ST PAUL, Minn. — Parents of children with extreme special needs say their kids have not received the education they are legally entitled to with distance learning in part because state education rules were standing in the way.
Now, the Minnesota Department of Education (MDE) has issued new guidance.
The new rules stem from an executive order by Governor Tim Walz calling for districts to prioritize in-person education for students most at need. MDE’s guidance also gives districts the flexibility to send staff into the homes of children for one-on-one instruction if it can be done safely.
“We’ve heard interest from school districts in wanting to do this,” said Deputy Education Commissioner Daron Korte said.
Korte said they’d also heard from parents and lawmakers concerned that earlier rules kept kids from getting the free and appropriate public education the law requires. He acknowledged the new guidance might not help all students stuck in that situation.
“I think that we have provided all the tools in the toolbox that we can,” Korte said.
Among those students is Charlie Drayton of St. Paul. Charlie has cerebral palsy and Down's syndrome. He attends Bridge View, a specialized St. Paul public school for children with severe special needs.
Charlie’s education plan is complex and revolves around one-on-one instruction to meet his many physical challenges, according to his parents. They say distance learning doesn’t provide that.
“He does get an educational component but he also gets the therapy that goes along with kids who have more multiple disabilities,” said Chuck Drayton, Charlie’s dad.
After starting the year in distance learning, St. Paul Public Schools pivoted to allow kids like Charlie to attend a hybrid schedule. But as COVID-19 cases rise, Charlie is once again temporarily moving back to schooling at home.
His mom, Teagan, says during distance learning his IEP (Individualized Education Plan) is not being met.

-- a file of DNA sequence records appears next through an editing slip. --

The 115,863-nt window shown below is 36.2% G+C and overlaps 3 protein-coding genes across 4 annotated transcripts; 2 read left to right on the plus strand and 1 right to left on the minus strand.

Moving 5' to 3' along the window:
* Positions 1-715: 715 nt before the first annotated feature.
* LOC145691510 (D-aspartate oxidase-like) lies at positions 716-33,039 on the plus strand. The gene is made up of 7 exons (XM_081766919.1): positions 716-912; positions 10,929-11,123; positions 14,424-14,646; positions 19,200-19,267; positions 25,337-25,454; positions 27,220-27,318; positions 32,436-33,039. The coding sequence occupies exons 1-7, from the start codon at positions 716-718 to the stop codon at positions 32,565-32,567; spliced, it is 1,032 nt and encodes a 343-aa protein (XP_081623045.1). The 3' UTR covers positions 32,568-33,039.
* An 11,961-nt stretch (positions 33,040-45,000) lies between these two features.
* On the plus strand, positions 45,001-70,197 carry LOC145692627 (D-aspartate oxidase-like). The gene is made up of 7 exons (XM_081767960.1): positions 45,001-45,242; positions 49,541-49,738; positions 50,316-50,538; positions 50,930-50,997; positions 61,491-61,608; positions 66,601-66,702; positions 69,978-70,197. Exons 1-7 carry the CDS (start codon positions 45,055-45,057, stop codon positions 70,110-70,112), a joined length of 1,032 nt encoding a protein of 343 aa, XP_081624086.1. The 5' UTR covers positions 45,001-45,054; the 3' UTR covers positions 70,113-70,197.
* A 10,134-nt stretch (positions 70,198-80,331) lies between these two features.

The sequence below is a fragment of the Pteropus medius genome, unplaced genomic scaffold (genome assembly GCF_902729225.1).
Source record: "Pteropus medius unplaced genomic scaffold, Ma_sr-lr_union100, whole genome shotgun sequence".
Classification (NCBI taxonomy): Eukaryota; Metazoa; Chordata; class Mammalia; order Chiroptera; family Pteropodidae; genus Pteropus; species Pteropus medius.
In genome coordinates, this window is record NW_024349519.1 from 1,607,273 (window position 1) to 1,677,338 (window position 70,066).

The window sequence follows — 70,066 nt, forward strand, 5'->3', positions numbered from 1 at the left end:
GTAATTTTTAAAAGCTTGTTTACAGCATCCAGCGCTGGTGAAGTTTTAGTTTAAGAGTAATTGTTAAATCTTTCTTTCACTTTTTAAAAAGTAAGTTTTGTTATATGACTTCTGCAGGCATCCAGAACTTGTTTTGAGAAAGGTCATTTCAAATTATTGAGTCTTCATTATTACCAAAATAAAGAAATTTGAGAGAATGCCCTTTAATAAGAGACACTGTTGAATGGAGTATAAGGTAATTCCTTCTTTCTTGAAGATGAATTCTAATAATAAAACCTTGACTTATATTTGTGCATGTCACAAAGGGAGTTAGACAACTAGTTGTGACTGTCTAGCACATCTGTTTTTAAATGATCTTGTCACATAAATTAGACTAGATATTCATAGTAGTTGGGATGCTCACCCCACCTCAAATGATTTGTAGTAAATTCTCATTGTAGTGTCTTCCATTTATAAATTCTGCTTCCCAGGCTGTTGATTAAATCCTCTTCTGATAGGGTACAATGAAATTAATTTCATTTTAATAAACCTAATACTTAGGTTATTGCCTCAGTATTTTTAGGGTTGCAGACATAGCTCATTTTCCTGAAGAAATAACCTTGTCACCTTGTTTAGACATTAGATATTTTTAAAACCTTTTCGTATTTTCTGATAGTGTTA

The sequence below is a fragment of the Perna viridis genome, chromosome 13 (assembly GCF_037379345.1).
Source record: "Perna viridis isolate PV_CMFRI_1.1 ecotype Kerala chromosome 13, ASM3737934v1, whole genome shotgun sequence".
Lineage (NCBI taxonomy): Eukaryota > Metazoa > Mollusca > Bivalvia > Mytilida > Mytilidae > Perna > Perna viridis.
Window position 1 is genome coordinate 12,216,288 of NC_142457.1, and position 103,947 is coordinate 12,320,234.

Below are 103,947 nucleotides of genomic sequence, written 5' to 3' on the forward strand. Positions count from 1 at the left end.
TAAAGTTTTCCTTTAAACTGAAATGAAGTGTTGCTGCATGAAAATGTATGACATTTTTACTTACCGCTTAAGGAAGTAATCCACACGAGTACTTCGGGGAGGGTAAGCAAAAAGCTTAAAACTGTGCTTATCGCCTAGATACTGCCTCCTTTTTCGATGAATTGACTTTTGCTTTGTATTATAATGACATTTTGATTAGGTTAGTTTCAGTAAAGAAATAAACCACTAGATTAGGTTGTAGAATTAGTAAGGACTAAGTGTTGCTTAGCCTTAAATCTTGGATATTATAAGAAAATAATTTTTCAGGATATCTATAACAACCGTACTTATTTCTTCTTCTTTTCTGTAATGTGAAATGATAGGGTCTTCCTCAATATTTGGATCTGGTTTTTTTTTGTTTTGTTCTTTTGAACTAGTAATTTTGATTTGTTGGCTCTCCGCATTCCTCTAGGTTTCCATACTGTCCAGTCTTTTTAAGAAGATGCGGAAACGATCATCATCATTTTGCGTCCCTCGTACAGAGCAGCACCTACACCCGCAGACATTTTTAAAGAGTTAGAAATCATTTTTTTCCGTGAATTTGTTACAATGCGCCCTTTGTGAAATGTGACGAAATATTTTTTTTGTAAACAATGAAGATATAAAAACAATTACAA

“The teacher, the therapists, the school is great. Their hands are tied. These kids need one-on-one,” she explained.
But even with the new guidelines, Charlie may not receive more in-person help. School districts are not required to expand in-home or in-person learning options, and many say they simply don’t have the staff to do it with COVID-19 cases on the rise.
A St. Paul Public Schools spokesman said right now there is no plan to offer in-home help.
“We are looking at details of the Governor's Executive Order to determine what is possible and what we may be able to implement during a time of rapidly increasing COVID-19 cases,” said SPPS spokesman Kevin Burns.
KARE 11 surveyed the five largest school districts in Minnesota in the wake of the new MDE guidance. None had immediate plans to offer in-home instruction for children with special needs.
Osseo Schools said they are making arrangements for eligible special education students to receive services at school buildings at least a few days per week.
District 196 is also offering on-site instruction for some students.
Anoka-Hennepin said they are reviewing the guidance and hope to have a plan in place for in-person instruction by the end of the month.
And Minneapolis Superintendent Ed Graff said they were “reviewing the governor’s order about in-person supports” but the rising COVID cases had required them to “take a pause” on plans for more services for children with special needs.
In some other districts, administrators have agreed to contract with PCA agencies to provide some distance learning services to students.
Advocates said the new guidance is a start, but school districts need to do better.
“Students across the state have not been having their needs met and it’s been a long time,” said Maren Hulden with the Disability Law Center. “We are really going to be looking to see how many districts use these options that MDE has made available.”
Charlie’s parents, Chuck and Teagan are hoping their son can return to class in-person and, if not, that St. Paul will find a way to teach him.
“It seems like there’s a safe way to get the education and therapies but there’s not a willingness to make it happen,” said Chuck.